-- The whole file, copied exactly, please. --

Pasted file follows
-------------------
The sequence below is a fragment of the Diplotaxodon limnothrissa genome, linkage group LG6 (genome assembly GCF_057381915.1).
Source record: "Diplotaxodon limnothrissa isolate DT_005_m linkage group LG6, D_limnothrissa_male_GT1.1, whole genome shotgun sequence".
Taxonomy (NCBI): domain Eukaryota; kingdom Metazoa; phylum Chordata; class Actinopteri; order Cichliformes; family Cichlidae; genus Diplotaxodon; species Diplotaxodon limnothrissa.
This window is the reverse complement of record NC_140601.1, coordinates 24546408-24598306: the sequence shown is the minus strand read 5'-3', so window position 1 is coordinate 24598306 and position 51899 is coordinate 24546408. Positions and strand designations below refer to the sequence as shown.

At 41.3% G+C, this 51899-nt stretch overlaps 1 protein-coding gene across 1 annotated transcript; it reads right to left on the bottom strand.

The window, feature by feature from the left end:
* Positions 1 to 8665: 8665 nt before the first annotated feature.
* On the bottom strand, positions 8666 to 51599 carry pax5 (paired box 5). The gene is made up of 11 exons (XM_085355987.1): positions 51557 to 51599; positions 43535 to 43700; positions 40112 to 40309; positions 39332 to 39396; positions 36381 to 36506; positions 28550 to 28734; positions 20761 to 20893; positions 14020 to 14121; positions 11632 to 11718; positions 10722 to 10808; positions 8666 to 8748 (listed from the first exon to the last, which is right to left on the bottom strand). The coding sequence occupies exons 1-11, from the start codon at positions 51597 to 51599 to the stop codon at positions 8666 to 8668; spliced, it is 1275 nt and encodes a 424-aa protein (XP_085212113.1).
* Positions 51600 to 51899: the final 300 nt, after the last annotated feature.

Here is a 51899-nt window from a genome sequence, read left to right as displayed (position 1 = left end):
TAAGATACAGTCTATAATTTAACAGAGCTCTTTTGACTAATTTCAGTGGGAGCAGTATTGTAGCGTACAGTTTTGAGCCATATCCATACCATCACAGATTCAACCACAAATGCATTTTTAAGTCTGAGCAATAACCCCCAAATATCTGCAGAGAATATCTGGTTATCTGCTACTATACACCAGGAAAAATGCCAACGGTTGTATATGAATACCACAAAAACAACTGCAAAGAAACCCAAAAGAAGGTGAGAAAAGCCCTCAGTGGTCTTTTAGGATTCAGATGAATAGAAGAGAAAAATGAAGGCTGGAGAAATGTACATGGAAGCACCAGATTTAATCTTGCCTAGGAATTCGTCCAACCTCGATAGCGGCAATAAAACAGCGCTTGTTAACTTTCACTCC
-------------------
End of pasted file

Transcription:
The sequence below is a fragment of the Diplotaxodon limnothrissa genome, linkage group LG6 (genome assembly GCF_057381915.1).
Source record: "Diplotaxodon limnothrissa isolate DT_005_m linkage group LG6, D_limnothrissa_male_GT1.1, whole genome shotgun sequence".
Taxonomy (NCBI): domain Eukaryota; kingdom Metazoa; phylum Chordata; class Actinopteri; order Cichliformes; family Cichlidae; genus Diplotaxodon; species Diplotaxodon limnothrissa.
This window is the reverse complement of record NC_140601.1, coordinates 24546408-24598306: the sequence shown is the minus strand read 5'-3', so window position 1 is coordinate 24598306 and position 51899 is coordinate 24546408. Positions and strand designations below refer to the sequence as shown.

At 41.3% G+C, this 51899-nt stretch overlaps 1 protein-coding gene across 1 annotated transcript; it reads right to left on the bottom strand.

The window, feature by feature from the left end:
* Positions 1 to 8665: 8665 nt before the first annotated feature.
* On the bottom strand, positions 8666 to 51599 carry pax5 (paired box 5). The gene is made up of 11 exons (XM_085355987.1): positions 51557 to 51599; positions 43535 to 43700; positions 40112 to 40309; positions 39332 to 39396; positions 36381 to 36506; positions 28550 to 28734; positions 20761 to 20893; positions 14020 to 14121; positions 11632 to 11718; positions 10722 to 10808; positions 8666 to 8748 (listed from the first exon to the last, which is right to left on the bottom strand). The coding sequence occupies exons 1-11, from the start codon at positions 51597 to 51599 to the stop codon at positions 8666 to 8668; spliced, it is 1275 nt and encodes a 424-aa protein (XP_085212113.1).
* Positions 51600 to 51899: the final 300 nt, after the last annotated feature.

Here is a 51899-nt window from a genome sequence, read left to right as displayed (position 1 = left end):
TAAGATACAGTCTATAATTTAACAGAGCTCTTTTGACTAATTTCAGTGGGAGCAGTATTGTAGCGTACAGTTTTGAGCCATATCCATACCATCACAGATTCAACCACAAATGCATTTTTAAGTCTGAGCAATAACCCCCAAATATCTGCAGAGAATATCTGGTTATCTGCTACTATACACCAGGAAAAATGCCAACGGTTGTATATGAATACCACAAAAACAACTGCAAAGAAACCCAAAAGAAGGTGAGAAAAGCCCTCAGTGGTCTTTTAGGATTCAGATGAATAGAAGAGAAAAATGAAGGCTGGAGAAATGTACATGGAAGCACCAGATTTAATCTTGCCTAGGAATTCGTCCAACCTCGATAGCGGCAATAAAACAGCGCTTGTTAACTTTCACTCC